Struggling Roma Christians Reach Out to Muslim Migrants

What do you do when you are a member of a minority treated with hostility and suspicion in a newly established and impoverished church? If you are the Roma in Croatia, you immediately begin outreach to those less fortunate than you.

Biljana Nikolić and her husband Đeno, the pastors of the first Roma church in Croatia, understand and empathize with the needs of the more than 27,000 Muslim migrants who have been rerouted from Hungary into Croatia since mid-September. Roma, who are also called gypsies, have firsthand experience with the fear and struggles of homelessness and know that the migrants can be greatly encouraged by a drink of water and a smile.

Nikolić has been ministering at the refugee camp on the Serbia-Croatia border almost daily since the refugees have begun flooding in. Once, she held a just-born baby while its family waited for a Red Cross doctor to treat the suffering mother, who had delivered on the transport bus en route.

"I was shaking," Nikolić told the Wall Street Journal. "The baby's family was all around me. I felt like it was the first time I've held a newborn, though I've had four myself."

She is no stranger to abject need. She told the Journal about living on the streets as a beggar with her children in the late 1990s after the Yugoslav Wars, using precious bottled water to wash her children because she was afraid they would become ill.

Nikolić became a Christian in 2004 because of the kindness of local Croatian Christians who helped them find shelter and gave them aid through their church. "We said, 'Why are you helping us?' We're only gypsies. No one loves gypsies."

Since her and her family's salvation, though they and their new church continue to struggle with poverty and prejudice towards Roma, she has seized opportunities to serve others, like this one.

MINISTRY TO MIGRANTS

Đeno Nikolić sees God's providence in allowing the Roma to minister to migrant Muslims. "Nothing is happening that God has not allowed, and if it's God's will, we must accept it," he said. "It's like a test of our faith to show love through this kind of situation."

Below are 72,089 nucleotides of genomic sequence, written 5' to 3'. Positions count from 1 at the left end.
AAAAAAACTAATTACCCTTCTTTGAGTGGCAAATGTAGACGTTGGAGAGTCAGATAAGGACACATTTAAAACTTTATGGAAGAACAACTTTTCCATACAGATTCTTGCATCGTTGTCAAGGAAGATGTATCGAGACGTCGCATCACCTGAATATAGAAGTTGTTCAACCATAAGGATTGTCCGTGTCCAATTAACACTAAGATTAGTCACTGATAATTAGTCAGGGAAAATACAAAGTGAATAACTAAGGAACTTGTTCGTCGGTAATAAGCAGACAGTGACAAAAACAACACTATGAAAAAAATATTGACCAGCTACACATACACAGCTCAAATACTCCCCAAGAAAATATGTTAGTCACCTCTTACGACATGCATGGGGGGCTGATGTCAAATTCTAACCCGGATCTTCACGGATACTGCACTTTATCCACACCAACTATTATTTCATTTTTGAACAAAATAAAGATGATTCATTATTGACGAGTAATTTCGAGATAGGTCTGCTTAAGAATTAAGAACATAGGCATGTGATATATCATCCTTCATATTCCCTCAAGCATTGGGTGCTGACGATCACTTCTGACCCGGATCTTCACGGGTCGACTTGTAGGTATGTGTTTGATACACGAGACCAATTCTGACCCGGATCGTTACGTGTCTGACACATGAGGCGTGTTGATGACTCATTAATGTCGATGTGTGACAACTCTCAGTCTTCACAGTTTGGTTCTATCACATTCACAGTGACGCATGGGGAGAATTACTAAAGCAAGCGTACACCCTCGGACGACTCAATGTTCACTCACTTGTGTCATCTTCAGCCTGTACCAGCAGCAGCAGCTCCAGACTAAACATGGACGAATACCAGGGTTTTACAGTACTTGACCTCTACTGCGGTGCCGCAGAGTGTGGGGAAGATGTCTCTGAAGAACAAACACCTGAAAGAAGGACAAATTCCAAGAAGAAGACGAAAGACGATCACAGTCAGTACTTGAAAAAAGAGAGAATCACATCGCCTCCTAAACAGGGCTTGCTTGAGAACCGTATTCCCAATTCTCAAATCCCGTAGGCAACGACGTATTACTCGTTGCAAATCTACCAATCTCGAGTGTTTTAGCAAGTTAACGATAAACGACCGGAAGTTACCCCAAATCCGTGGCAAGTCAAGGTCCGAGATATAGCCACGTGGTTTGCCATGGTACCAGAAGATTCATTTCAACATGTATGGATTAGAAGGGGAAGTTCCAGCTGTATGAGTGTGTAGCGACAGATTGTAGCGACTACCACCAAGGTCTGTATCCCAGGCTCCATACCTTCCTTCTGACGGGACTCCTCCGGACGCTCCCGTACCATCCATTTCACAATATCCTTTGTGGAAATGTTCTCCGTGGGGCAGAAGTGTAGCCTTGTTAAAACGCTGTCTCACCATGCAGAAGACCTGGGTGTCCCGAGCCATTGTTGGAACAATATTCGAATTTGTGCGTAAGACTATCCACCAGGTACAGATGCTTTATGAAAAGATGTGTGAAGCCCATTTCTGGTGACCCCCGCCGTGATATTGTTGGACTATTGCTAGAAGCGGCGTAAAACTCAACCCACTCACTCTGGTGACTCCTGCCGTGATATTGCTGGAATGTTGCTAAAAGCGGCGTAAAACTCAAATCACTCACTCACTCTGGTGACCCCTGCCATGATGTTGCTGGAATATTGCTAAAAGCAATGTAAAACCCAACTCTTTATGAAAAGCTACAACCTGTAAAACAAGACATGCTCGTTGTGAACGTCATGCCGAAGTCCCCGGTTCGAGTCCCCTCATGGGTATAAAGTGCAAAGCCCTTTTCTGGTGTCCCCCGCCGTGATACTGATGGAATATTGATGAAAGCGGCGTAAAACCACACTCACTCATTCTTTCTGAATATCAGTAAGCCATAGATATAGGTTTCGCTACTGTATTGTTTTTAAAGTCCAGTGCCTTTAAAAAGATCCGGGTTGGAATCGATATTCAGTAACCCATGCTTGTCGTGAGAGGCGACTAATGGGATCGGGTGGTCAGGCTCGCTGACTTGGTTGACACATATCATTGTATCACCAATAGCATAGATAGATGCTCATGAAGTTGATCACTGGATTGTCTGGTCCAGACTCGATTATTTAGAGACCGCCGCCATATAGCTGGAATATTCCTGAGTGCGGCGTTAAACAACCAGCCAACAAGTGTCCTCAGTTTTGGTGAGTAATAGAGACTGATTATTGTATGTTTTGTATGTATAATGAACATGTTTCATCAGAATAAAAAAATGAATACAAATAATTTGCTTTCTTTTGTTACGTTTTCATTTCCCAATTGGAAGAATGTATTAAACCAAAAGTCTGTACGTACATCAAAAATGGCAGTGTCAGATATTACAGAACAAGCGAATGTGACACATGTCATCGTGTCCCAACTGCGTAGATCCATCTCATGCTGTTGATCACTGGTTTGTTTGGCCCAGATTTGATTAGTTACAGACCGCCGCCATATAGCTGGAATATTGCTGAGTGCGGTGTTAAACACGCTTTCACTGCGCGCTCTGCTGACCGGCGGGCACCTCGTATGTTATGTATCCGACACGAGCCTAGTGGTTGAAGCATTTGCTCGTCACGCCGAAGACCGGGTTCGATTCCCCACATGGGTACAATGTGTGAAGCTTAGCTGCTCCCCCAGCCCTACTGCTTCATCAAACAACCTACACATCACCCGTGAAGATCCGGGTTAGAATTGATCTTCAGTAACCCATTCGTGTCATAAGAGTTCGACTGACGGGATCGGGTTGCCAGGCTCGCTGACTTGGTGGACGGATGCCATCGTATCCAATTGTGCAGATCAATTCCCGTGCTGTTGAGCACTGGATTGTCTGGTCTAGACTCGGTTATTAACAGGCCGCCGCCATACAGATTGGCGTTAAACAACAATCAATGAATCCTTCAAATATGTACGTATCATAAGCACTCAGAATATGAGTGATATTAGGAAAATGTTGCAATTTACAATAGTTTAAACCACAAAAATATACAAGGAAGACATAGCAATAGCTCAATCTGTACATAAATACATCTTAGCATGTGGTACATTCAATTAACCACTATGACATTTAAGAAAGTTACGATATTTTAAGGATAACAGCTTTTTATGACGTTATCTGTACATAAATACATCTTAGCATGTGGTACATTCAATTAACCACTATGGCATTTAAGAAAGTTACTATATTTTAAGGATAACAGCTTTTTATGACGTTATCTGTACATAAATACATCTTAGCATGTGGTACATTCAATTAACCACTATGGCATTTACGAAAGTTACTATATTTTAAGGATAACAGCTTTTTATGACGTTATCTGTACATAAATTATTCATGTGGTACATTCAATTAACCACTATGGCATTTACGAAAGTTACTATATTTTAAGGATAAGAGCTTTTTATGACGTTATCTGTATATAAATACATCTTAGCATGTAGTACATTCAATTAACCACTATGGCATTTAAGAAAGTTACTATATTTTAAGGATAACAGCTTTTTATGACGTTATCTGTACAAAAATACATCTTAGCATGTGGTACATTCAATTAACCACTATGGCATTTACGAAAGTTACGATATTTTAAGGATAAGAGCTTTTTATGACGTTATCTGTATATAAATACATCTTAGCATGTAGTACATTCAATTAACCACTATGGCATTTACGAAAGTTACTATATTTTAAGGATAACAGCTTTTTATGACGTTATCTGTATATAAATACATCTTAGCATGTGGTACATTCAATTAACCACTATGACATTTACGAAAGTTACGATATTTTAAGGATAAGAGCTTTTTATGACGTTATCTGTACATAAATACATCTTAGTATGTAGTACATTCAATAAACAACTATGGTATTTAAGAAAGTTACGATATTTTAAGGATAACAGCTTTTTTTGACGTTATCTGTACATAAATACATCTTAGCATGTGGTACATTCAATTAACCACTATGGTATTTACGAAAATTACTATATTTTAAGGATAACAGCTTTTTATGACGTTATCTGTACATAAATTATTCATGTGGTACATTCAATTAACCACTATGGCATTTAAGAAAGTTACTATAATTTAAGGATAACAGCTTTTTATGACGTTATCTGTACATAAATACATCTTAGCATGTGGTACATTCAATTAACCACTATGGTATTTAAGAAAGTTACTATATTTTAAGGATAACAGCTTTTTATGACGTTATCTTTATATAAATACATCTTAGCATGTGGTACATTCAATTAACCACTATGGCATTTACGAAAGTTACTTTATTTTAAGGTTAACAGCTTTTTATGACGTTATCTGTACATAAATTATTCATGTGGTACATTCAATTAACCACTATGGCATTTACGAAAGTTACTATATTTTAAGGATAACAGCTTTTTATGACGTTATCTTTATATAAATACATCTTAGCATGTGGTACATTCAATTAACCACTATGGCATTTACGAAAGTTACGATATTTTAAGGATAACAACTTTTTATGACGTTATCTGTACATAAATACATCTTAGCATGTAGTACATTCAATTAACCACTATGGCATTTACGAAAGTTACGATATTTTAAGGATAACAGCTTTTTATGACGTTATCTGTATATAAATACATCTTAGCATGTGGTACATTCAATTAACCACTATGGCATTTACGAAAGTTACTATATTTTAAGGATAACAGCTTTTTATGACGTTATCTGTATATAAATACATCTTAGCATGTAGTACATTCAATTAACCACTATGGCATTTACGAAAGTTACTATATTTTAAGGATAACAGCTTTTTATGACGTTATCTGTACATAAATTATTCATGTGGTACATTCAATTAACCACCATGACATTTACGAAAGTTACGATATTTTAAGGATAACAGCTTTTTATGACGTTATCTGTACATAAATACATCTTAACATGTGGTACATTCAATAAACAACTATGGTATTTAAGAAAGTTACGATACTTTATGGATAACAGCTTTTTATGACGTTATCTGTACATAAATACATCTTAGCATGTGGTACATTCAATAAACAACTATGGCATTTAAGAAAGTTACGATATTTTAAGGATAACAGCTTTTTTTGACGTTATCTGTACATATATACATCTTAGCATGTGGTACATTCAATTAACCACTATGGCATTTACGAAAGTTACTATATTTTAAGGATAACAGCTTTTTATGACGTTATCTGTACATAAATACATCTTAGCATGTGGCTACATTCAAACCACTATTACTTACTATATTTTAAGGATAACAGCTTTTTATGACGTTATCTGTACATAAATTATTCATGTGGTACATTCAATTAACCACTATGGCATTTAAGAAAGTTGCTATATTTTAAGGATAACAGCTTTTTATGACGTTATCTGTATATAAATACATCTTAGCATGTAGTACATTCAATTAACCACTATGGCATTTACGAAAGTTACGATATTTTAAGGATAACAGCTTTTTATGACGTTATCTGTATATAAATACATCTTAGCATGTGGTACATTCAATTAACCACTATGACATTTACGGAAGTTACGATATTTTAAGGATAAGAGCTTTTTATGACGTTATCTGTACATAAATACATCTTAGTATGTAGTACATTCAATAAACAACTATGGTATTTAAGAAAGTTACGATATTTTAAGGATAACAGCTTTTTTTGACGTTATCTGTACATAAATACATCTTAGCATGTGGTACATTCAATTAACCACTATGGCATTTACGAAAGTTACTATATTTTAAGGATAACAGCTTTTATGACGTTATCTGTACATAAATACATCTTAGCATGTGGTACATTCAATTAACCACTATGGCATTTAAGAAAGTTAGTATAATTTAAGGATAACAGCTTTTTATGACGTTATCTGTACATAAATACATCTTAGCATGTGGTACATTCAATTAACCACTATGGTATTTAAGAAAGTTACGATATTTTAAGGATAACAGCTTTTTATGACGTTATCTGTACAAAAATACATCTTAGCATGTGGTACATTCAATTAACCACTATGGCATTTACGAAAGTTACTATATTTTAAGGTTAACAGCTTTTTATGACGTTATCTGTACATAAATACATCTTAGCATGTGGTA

The Nikolićs feel called to serve others as they were and are ministered to by both international ministries and local Christians.

Melody Wachsmuth, a cross-cultural researcher in Croatia, writes that Roma have been and continue to be an oppressed people group, targeted by Nazi genocide and many other local forms of persecution.

"Systematic poverty, a survivalist mentality, low education levels, different cultural values and persistent prejudice have conspired to keep Roma at the bottom of European society," Wachsmuth said, according to a profile of the Roma by the International Mission Board (IMB), "but effective discipleship has a proven track record of transforming individuals and renewing Roma culture."

Wachsmuth reported about the refugee crisis in Croatia for Christianity Today, describing the immediacy of the Christian response.

Domagoj Malović, director the Croatian branch of Campus Crusade for Christ (Cru) said the refugees arrived so fast no one was quite sure what was going on. When he followed transport buses to learn how the refugees were, he found "buses stalled and people sprawled out on the asphalt, thirsty and hungry," so he bought bottled water to distribute along the roadside.

"Generally churches are cooperating well and people have a positive response, but also we see that some Protestant believers are callous toward the situation and fear the Islamization of Europe," he said. "Rumors are going around that Saudi Arabia is paying people to infiltrate."

Some unhealthy Christian reactions toward the migrants are hostility and worry about Islamization, but Nikolić is only concerned with meeting immediate needs like thirst and shelter.

HOPE FOR SALVATION

She respects the Muslims' faith and hopes that it can be turned toward Christ. "I'm amazed that Muslims who have lost everything still pull out their carpets to pray," she said. "If they decided to turn that to the Christian God—wow."

The Roma hope that their ministry will inspire other churches to serve alongside them.

Wachsmuth explained why the Roma are so willing to walk in faith regardless of perceived threats to their nationality or ethnicity. "They have no country that would compete for their loyalty, nor can they be comfortable in the countries they live in because of their relative powerlessness and poverty," Wachsmuth said. "This weakness compels them to be in a state of constant movement toward God."

The struggles that the Roma have endured enable them to serve people with the exact same needs. The 12 million Roma scattered throughout Europe are strategically placed to help refugees despite their own struggles and as an example of Christian service.

This article was originally published in Christian Examiner. 

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